Following a long period of anticipation and repeated delays, US officials announced earlier this month that they will hold an economic workshop in Bahrain in late June as the first step in the administration’s road map for peace between Israel and Palestine. Bahrain’s hosting of the summit is a clear reflection of the trilateral partnership between Israel, the United States, and the Gulf that has been promoted by the Trump administration in the region. The event’s location and regional participation—in spite of the announced Palestinian boycott—moreover demonstrate that contemporary domestic and international geopolitical concerns outweigh a cursory commitment to the Palestinian cause.
Next month’s conference, which will take place in the capital of Manama, is aimed at offering a vision for investment in the West Bank, Gaza, and neighboring countries by focusing on four major components: infrastructure, industry, empowering and investing in people, and governance reforms to “develop the foundation for a prosperous future,” in the words of US President Donald Trump’s Middle East advisor and peace point man Jared Kushner. The conference’s economic enhancement envisioned by the United States, and indeed its host, is a manifestation of Trump’s impetus to showcase his fondness for business dealings in the international arena.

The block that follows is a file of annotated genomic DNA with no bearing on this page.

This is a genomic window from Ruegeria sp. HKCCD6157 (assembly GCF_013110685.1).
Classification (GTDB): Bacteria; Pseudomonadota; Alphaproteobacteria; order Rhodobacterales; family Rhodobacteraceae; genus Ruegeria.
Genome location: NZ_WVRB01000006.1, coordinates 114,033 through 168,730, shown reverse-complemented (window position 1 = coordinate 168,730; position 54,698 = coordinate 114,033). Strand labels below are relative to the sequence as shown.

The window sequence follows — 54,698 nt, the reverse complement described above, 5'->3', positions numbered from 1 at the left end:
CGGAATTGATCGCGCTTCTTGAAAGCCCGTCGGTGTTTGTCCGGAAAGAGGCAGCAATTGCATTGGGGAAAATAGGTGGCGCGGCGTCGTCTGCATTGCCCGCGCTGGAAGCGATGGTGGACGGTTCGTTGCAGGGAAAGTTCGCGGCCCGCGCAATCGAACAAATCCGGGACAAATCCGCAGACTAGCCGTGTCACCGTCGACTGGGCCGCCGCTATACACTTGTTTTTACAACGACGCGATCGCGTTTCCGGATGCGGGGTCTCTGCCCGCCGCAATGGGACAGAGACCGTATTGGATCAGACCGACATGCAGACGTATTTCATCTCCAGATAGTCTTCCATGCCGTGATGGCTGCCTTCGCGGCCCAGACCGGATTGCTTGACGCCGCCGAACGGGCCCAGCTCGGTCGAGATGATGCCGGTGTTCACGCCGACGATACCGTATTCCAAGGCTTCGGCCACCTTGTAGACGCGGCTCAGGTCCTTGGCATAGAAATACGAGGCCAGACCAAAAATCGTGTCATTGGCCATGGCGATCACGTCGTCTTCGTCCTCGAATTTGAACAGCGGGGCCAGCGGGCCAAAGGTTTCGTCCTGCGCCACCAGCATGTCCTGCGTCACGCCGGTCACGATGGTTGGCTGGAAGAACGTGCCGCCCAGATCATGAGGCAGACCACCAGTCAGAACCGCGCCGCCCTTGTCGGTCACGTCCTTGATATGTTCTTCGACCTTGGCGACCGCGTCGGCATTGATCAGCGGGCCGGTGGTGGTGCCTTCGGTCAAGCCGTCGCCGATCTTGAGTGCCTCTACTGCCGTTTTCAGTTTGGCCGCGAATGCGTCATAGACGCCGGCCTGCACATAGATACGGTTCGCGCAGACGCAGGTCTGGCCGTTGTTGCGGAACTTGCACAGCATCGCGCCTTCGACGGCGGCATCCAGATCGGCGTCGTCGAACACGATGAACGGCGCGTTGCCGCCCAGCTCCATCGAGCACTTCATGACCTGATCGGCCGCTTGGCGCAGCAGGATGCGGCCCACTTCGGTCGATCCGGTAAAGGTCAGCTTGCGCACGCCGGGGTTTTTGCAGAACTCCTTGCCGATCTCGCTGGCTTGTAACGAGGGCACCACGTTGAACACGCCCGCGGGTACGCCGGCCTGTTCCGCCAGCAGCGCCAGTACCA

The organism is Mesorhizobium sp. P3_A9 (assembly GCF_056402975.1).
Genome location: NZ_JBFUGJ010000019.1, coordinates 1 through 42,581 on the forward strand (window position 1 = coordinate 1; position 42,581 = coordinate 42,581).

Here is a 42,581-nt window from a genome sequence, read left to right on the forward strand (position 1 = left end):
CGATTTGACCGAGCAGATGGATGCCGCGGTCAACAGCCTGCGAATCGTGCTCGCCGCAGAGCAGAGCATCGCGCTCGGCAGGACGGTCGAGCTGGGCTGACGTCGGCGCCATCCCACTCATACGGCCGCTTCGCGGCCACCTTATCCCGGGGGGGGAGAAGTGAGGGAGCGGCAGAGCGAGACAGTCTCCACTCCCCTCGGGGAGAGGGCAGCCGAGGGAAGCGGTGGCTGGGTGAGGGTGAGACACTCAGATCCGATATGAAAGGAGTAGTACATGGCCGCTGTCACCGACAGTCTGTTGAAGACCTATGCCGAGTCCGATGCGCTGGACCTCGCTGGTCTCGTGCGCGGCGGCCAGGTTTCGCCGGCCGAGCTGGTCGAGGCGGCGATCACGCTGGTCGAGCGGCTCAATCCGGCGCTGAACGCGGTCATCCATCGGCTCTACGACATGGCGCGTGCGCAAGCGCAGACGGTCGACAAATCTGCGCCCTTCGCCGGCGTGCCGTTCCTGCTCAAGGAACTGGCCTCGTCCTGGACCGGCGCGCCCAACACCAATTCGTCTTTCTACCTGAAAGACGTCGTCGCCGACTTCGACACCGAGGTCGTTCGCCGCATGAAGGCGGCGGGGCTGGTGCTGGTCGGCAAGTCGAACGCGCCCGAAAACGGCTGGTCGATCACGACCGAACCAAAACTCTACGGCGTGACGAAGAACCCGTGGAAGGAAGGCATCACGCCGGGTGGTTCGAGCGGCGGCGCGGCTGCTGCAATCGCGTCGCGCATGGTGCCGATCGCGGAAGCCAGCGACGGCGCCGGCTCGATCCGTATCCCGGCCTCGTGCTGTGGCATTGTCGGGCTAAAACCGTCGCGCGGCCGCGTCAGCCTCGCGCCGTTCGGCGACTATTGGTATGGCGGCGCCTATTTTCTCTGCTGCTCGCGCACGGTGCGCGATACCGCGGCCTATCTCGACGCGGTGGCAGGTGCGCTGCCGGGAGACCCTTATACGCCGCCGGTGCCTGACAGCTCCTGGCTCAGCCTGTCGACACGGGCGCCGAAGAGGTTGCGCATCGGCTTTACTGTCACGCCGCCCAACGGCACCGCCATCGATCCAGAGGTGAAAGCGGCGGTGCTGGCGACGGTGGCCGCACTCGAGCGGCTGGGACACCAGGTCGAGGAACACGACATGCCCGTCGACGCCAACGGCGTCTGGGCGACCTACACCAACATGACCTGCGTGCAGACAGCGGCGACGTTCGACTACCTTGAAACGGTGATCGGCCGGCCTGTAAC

Economic development as a precursor to political change is not a new invention. In 1993, the late Israeli politician Shimon Peres outlined a peace plan in his book ‘The New Middle East’ based on market liberalization and regional cooperation. In this and other contexts, however, “an economic peace,” as Israel’s Finance Minister Moshe Kahlon termed it in 2008, coincided with a clear political process.
The motives driving Bahrain’s co-hosting of the international conference, entitled “Peace to Prosperity,” extend beyond a historical commitment to the Palestinian cause. Bahrain, like other Arab League Members, is a signatory of the 2002 Arab initiative, which dictates that “normal relations” and engagement with Israel are only to follow a comprehensive peace agreement that addresses complicated final status issues, such as the Palestinian refugee issues, the status of East Jerusalem, and the establishment of an independent Palestinian state.